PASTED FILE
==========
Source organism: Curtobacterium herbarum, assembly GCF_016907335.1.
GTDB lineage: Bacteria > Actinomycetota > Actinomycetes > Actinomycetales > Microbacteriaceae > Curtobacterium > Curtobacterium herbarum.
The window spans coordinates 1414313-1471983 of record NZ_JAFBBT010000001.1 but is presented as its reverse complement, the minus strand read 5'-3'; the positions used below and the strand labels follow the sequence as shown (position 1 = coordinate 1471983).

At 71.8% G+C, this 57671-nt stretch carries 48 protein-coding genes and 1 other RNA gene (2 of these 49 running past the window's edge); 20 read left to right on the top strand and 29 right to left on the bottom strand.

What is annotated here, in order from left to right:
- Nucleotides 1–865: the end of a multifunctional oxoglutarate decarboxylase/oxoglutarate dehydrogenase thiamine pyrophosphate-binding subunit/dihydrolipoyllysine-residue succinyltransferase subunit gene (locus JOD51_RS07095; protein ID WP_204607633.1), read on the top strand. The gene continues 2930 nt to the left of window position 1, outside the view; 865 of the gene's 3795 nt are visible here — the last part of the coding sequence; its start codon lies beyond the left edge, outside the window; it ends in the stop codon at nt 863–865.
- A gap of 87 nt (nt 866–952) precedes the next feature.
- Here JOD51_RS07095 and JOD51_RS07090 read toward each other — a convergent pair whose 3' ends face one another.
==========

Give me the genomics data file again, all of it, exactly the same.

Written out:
Source organism: Curtobacterium herbarum, assembly GCF_016907335.1.
GTDB lineage: Bacteria > Actinomycetota > Actinomycetes > Actinomycetales > Microbacteriaceae > Curtobacterium > Curtobacterium herbarum.
The window spans coordinates 1414313-1471983 of record NZ_JAFBBT010000001.1 but is presented as its reverse complement, the minus strand read 5'-3'; the positions used below and the strand labels follow the sequence as shown (position 1 = coordinate 1471983).

At 71.8% G+C, this 57671-nt stretch carries 48 protein-coding genes and 1 other RNA gene (2 of these 49 running past the window's edge); 20 read left to right on the top strand and 29 right to left on the bottom strand.

What is annotated here, in order from left to right:
- Nucleotides 1–865: the end of a multifunctional oxoglutarate decarboxylase/oxoglutarate dehydrogenase thiamine pyrophosphate-binding subunit/dihydrolipoyllysine-residue succinyltransferase subunit gene (locus JOD51_RS07095; protein ID WP_204607633.1), read on the top strand. The gene continues 2930 nt to the left of window position 1, outside the view; 865 of the gene's 3795 nt are visible here — the last part of the coding sequence; its start codon lies beyond the left edge, outside the window; it ends in the stop codon at nt 863–865.
- A gap of 87 nt (nt 866–952) precedes the next feature.
- Here JOD51_RS07095 and JOD51_RS07090 read toward each other — a convergent pair whose 3' ends face one another.